The second book in the Keyes Sisters series, 2008
To my editor, Tara Parsons. Because we both love this book!
Because working with you is a delight. Because you make my
books so much better. A thousand thanks.
NICOLE KEYES had always believed that when life gives you lemons, stick them in a bowl on the counter, then go get a Danish and a coffee to get you through to better times. Which explained why the time cards were sticky and she had a very effective caffeine buzz going on.
She eyed the display case, where a cherry-cheese Danish softly whispered her name over and over again, then glanced down at the brace on her knee and cane by her side. She was still healing from her recent surgery, which meant not a whole lot of physical activity. If she didn’t want to risk making her jeans even tighter, she was going to have pass on that second Danish.
“Better to be tempted by a pastry than a man,” she reminded herself. Baked goods could make a woman fat, but a man could rip out her heart and leave her broken and bleeding. While the cure for the former-diet and exercise-wasn’t pleasant, it was something she could handle. But a cure for the latter was iffy at best. Distance, distractions, great sex. At present, she didn’t have any of those in her life.
The front door to the bakery opened, causing the bell above it to tinkle. Nicole barely glanced up as a high school kid walked to the case and asked for five dozen doughnuts. She licked her fingers, wiped them on a paper napkin, then began initialing the time cards so they could be dropped off at her accountant’s that afternoon.
Maggie, working behind the display case, put three big boxes on the counter, then started to ring up the order. Just then, the phone rang. Maggie turned to get it.
Nicole couldn’t say what it was that made her look up at that moment. A sixth sense? Luck? The way the teenager’s fidgeting caught her attention?
She saw the kid stick a cell phone back into his shorts’ front pocket, grab the boxes of doughnuts and head for the door. Without paying.
Nicole accepted that she was, by nature, a crabby person. She rarely saw the bright side of any situation and she was known to overreact from time to time. But nothing, absolutely nothing, pissed her off more than someone playing her for a fool. She’d had a lot of that in her life lately, and there was no way this kid was going to add himself to the list.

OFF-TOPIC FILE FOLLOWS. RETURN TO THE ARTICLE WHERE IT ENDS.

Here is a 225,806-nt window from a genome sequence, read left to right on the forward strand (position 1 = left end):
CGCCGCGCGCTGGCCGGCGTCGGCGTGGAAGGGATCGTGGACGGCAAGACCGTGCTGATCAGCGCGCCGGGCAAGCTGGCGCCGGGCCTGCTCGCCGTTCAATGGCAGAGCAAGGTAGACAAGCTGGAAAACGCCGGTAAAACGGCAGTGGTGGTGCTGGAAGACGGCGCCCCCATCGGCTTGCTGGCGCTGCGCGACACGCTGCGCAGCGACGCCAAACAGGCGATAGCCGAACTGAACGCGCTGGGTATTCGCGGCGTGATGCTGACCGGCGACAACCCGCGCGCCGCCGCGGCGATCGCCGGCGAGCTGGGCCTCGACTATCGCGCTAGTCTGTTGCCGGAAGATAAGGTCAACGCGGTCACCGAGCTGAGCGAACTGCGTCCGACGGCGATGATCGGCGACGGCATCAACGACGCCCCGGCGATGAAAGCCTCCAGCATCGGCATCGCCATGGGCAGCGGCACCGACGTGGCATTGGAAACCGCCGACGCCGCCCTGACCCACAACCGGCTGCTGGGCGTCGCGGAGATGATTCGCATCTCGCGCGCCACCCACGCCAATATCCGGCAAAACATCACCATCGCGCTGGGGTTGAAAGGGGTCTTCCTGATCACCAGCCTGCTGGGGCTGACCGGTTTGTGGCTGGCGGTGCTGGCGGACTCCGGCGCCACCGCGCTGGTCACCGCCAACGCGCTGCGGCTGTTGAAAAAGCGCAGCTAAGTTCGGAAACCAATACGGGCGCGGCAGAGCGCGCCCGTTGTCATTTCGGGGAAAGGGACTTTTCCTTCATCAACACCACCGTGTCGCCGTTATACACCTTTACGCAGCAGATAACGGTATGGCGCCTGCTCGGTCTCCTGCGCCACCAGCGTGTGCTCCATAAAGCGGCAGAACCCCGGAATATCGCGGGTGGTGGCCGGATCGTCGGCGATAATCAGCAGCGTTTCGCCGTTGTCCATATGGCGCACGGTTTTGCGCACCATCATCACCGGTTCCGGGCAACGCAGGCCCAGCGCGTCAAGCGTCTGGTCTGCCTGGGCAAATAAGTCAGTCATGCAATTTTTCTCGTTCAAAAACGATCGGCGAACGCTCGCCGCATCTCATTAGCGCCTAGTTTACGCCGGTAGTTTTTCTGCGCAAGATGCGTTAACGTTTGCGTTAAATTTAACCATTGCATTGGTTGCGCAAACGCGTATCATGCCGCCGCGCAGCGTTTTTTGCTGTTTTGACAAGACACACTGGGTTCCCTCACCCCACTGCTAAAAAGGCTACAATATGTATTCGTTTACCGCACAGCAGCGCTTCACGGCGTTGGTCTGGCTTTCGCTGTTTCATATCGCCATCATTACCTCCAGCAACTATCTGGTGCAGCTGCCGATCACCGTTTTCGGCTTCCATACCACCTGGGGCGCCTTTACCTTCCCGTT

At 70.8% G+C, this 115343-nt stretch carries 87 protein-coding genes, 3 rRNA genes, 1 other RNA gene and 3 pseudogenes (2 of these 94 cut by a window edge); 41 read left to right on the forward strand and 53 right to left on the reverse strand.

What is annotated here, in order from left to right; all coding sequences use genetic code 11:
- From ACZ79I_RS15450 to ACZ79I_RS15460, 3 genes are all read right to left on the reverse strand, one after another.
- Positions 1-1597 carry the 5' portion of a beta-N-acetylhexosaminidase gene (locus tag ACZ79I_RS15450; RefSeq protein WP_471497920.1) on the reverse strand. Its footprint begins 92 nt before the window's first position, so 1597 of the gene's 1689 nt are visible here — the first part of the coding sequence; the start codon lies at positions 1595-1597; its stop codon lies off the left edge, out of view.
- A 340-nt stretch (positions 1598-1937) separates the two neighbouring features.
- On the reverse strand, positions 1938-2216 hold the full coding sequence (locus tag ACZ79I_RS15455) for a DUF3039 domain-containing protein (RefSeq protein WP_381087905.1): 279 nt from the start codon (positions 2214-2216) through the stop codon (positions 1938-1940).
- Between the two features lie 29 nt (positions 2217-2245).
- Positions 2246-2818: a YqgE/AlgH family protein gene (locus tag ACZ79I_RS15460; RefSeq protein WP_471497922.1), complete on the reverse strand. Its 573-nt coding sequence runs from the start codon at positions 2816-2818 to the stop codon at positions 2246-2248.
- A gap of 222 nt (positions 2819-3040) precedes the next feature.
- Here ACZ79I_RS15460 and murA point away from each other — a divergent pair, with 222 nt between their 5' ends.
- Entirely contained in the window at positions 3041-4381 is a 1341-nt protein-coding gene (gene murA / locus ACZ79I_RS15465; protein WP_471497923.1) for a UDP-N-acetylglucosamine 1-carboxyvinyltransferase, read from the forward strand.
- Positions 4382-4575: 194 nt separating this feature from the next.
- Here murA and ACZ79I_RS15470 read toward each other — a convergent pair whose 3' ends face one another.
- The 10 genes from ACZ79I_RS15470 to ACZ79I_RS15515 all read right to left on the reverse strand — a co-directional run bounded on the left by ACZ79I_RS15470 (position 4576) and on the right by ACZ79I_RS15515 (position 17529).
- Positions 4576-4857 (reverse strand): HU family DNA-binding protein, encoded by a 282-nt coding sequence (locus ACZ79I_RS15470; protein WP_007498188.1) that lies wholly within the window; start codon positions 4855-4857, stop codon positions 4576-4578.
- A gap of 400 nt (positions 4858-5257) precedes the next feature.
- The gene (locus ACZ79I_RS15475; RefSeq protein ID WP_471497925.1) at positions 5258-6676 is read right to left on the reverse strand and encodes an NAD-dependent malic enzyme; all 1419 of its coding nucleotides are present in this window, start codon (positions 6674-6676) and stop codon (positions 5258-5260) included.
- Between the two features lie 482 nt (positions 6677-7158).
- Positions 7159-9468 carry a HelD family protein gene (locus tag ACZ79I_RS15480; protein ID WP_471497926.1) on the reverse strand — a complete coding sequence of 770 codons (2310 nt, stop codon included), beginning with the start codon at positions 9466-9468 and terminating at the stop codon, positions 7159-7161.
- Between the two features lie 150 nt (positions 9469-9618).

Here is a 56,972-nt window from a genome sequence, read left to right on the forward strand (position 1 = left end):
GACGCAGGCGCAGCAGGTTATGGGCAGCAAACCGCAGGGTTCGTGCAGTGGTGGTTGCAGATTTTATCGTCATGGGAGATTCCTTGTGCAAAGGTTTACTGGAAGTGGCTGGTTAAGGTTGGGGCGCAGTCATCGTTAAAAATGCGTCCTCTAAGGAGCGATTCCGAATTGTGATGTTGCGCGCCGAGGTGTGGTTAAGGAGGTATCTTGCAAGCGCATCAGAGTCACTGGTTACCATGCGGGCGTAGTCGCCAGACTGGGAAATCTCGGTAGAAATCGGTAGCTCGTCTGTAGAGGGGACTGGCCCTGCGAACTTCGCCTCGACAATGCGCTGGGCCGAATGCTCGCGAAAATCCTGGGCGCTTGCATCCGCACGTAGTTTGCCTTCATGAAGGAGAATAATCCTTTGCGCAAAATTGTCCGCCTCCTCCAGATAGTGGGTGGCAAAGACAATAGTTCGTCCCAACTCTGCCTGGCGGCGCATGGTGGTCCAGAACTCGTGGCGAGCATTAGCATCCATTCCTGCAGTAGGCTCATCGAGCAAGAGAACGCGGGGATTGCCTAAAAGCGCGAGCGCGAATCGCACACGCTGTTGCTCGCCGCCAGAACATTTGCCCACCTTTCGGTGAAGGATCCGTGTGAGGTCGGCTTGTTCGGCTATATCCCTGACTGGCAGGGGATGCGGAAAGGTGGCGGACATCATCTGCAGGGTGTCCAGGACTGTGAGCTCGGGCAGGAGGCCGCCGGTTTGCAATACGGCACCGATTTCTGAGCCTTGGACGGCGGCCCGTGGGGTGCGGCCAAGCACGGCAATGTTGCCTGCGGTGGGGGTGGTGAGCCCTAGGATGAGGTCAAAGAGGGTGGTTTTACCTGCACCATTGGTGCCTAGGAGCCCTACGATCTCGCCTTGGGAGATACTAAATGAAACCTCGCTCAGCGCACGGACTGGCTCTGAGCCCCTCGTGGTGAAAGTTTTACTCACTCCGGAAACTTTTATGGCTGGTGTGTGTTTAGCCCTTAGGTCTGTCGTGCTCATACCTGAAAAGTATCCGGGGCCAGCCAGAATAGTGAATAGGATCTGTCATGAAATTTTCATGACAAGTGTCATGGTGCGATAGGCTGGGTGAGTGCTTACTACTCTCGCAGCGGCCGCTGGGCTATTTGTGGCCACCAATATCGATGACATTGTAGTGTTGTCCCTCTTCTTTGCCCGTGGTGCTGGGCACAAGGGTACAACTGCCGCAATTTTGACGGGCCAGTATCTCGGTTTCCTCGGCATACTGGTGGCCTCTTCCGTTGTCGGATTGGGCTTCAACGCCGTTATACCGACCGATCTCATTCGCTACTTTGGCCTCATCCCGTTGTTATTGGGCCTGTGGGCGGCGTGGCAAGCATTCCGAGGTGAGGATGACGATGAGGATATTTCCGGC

Without really planning her actions, she stuck out her cane, tripped him, then shoved the cane in the center of his back.
“I don’t think so,” she told him. “Maggie, call the cops.”
She half expected the kid to jump up and run away. She couldn’t have stopped him, but he didn’t move. Ten minutes later the door opened again, but instead of one of Seattle’s finest walking in, she looked up and saw someone who could easily pass for an underwear model/action hero.
The guy was tall, tanned and serious about working out. She could tell about the working-out bit because he wore red shorts and a gray T-shirt from Pacific High School ripped off just above his waistband. Muscles she hadn’t even known existed on the human body twisted and bunched as he moved.
Reflective sunglasses covered his eyes. He looked down at the kid still held in place with her cane, the doughnuts scattered across the floor, then whipped off the glasses and smiled at her.
She’d seen that smile before.
Oh, not from him specifically. It was the one Pierce Brosnan, playing James Bond, used to get information from slightly-out-of-breath secretaries. It was the one her ex-husband had used, more than once, to get out of trouble. Nicole couldn’t be more immune if she’d invented the vaccine herself.
“Hi,” the guy said. “I’m Eric Hawkins. You can call me Hawk.”
“How delightful for me. I’m Nicole Keyes. You can call me Ms. Keyes. Are you with the police?” She looked him over, trying not to be impressed by so much male perfection in such a tiny space. “Is your uniform at the dry cleaner’s?”
His smile widened. “I’m the football coach at Pacific High School. One of my buddies at the station took the call and phoned me.”
People thought of Seattle as a big city, but it was made up of a lot of small neighborhoods. Mostly Nicole liked that about her hometown. Just not today.
Disgusted, Nicole looked at the woman behind the counter. “Maggie, would you call the police again?”
“Maggie, hold that thought,” Hawk said. He nudged Nicole’s cane aside so the kid could scramble to his feet. “Raoul, are you okay?”
Nicole rolled her eyes. “Oh, please. What could possibly have happened to him?”
“He’s my star quarterback. I’m not taking any chances. Raoul?”
The kid shuffled and ducked his head. “I’m good, Coach.”
Hawk took the kid aside and had a whispered conversation with him. Nicole watched warily.